Well, VB became VB .NET about a decade ago and from the perspective of the .NET group of languages as a whole, they have been steadily, relentlessly, mercilessly, taking market share from Java year after year and slowly driving Java into inevitable extinction.
1) java's "Inevitable extinction" - which I agree will happen eventually (given a long enough timeline - the Sun will eventually run out of hydrogen and if we're not yet off this rock...)
2) "they have been steadily, relentlessly, mercilessly, taking market share from Java year after year"
That may be true. But VB/VB.net ALSO have an inevitable extinction. It is possible that on this long enough timeline, they will die first, and thus not be the cause of java's death.
There are only two hard things in computer science: cache invalidation, naming things, and off-by-one errors
herb slocomb wrote:VB .NET & C#, irrespective of some minor syntactic differences, under the hood, are the same, so I group them together under the big umbrella of ".NET" which is relentlessly eating Java alive.
Then what about Scala, Clojure, Ceylon, Kotlin, Xtend, JRuby, Jython, Erjang ...?
I wonder why the creators of the new languages are picking the JVM?
From that link, it looks like C# is increasing its popularity persistently. What is the reason behind that? Is it Microsoft's marketing of its various products that leads to more usage of C#? I have heard that C# is very similar to Java. Is it really better than Java or result of good marketing?
Saurabh Pillai wrote:From that link, it looks like C# is increasing its popularity persistently. What is the reason behind that? Is it Microsoft's marketing of its various products that leads to more usage of C#? I have heard that C# is very similar to Java. Is it really better than Java or result of good marketing?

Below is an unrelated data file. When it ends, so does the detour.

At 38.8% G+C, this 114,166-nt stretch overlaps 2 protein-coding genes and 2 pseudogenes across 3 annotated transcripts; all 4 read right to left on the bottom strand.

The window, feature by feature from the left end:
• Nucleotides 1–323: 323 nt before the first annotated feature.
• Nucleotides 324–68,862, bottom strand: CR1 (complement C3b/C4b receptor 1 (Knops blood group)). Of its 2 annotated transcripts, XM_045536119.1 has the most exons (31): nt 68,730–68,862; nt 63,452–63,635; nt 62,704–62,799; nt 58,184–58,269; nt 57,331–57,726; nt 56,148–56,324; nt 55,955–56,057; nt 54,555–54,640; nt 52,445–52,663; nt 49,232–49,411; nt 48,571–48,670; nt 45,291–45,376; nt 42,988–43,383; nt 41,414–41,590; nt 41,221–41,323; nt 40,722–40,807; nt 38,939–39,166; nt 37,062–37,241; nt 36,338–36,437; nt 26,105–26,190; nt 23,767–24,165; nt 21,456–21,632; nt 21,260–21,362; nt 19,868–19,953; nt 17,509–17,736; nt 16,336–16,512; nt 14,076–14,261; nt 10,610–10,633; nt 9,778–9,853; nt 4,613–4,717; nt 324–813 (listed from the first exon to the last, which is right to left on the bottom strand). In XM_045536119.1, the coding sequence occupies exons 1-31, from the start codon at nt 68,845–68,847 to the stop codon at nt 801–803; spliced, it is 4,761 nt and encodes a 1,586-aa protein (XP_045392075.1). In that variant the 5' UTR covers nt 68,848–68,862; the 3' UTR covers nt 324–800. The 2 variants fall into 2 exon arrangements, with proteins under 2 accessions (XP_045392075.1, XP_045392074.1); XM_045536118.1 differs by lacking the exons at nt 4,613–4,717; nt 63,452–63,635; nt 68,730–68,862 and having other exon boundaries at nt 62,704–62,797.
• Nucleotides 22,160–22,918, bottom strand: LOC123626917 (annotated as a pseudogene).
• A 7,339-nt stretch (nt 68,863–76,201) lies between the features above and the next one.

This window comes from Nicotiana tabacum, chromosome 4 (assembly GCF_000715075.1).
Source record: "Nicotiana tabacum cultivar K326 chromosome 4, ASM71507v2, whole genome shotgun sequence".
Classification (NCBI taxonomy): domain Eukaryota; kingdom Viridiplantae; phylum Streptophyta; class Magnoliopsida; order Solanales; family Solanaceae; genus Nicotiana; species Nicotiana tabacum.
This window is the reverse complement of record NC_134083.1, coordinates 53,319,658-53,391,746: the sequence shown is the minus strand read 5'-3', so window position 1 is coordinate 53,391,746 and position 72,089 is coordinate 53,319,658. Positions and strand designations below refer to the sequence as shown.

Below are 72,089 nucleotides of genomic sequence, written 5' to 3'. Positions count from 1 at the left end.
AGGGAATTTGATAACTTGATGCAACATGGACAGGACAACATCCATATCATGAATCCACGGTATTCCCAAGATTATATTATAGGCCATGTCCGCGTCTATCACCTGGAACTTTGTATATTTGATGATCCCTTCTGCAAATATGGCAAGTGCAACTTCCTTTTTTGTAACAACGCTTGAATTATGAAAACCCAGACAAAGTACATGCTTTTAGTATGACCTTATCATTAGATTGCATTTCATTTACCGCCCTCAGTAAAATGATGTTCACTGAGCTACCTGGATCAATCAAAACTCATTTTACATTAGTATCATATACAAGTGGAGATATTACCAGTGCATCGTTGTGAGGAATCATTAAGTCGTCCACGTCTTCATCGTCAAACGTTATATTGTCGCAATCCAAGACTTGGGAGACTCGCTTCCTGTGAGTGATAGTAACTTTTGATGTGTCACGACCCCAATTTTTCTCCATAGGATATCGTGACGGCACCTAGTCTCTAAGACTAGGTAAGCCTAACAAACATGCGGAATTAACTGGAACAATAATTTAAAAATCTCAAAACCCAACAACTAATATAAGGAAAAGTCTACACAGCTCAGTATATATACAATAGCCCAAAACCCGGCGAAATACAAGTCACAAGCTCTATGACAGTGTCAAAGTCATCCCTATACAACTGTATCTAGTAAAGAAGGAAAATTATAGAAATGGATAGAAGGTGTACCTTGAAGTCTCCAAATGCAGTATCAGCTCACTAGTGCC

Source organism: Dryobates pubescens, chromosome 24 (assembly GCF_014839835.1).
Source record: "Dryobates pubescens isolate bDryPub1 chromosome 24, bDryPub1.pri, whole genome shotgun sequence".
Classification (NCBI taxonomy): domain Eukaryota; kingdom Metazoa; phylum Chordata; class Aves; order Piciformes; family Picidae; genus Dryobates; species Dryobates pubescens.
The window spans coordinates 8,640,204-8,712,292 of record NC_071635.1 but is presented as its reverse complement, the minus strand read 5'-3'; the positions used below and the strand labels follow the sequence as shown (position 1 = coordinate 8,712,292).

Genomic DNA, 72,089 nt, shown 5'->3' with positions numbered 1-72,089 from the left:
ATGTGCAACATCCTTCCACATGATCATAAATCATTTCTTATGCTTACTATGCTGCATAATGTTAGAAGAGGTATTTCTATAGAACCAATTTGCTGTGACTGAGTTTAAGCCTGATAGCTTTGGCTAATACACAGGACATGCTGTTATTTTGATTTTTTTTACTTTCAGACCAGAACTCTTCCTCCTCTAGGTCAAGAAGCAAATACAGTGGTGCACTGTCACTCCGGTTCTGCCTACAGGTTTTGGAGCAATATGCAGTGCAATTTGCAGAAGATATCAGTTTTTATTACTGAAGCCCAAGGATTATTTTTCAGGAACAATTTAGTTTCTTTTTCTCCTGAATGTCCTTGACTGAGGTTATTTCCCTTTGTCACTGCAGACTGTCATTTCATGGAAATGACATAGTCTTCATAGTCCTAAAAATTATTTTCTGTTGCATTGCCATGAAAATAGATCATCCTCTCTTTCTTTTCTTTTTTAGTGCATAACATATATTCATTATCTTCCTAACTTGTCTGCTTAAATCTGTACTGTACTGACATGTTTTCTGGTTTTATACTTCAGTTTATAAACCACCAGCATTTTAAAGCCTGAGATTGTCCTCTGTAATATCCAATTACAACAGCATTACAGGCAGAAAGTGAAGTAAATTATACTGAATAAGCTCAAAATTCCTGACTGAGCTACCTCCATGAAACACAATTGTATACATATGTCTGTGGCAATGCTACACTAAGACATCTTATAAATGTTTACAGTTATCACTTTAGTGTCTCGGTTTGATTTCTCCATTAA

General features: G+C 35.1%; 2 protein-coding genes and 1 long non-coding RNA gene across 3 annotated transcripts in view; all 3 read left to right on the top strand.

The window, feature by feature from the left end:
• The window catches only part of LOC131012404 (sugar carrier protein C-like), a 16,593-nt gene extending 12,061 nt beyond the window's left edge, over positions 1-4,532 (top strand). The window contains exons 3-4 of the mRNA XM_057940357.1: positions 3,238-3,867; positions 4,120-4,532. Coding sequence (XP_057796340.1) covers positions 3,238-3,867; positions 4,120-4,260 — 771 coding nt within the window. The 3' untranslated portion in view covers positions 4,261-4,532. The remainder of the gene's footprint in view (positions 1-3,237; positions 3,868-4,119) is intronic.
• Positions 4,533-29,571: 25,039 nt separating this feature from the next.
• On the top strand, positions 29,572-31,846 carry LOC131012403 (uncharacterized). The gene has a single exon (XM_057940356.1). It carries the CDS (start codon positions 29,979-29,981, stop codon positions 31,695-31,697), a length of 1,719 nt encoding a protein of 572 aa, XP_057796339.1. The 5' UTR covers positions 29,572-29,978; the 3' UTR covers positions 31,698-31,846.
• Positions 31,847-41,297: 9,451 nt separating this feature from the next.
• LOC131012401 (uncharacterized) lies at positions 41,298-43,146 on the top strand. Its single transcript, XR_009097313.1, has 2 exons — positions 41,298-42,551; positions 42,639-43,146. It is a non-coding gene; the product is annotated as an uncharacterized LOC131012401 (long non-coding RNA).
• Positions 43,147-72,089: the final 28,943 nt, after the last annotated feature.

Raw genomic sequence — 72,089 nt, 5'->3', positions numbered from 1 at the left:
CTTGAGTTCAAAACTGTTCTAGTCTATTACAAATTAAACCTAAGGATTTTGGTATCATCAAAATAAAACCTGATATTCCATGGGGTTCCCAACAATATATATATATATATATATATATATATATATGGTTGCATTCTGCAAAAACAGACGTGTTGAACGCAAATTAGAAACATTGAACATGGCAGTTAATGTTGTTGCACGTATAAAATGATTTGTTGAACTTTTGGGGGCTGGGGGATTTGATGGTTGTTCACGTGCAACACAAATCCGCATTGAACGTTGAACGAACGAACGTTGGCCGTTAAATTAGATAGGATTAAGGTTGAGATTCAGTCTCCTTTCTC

IMHO, C# is a pretty good language. I certainly enjoyed using it -- although some of the shine may be because of Visual Studio. In many ways, you can argue that it is "better".
Of course, the big drawback is that it is Windows only. Until it is available for Linux (and/or Solaris), it will be very limited in its growth..... and IMO, Mono isn't going to work without Microsoft's official support.
I was surprised by a few things in Matthew's chart. I wouldn't have guessed that Java had such a big market share lead over C sharp. I'd always had the impression they were neck-and-neck, and the fact that I saw more demand for Java was just a San Diego thing. Guess not. Also, strange was C sharp's big rise last year. It's a fairly mature platform now, isn't it? What made it suddenly grow from 6.2% to 8.8% market share in one year? Is it the adoption of Windows 7 showing people that Windows is a viable OS again?
I was also dismayed to see the huge decline in Python and Ruby. Those are cool languages, not as mind-bending as functional languages like Scala, Clojure, Haskell, and F sharp, but offering some of the same productivity boosts. At my old job, a few of us challenged each other to solve the Project Euler problems in Python and Ruby. I think we got through 70 or so before getting busy with other things and bogging down. I still intend to get back to them some day though.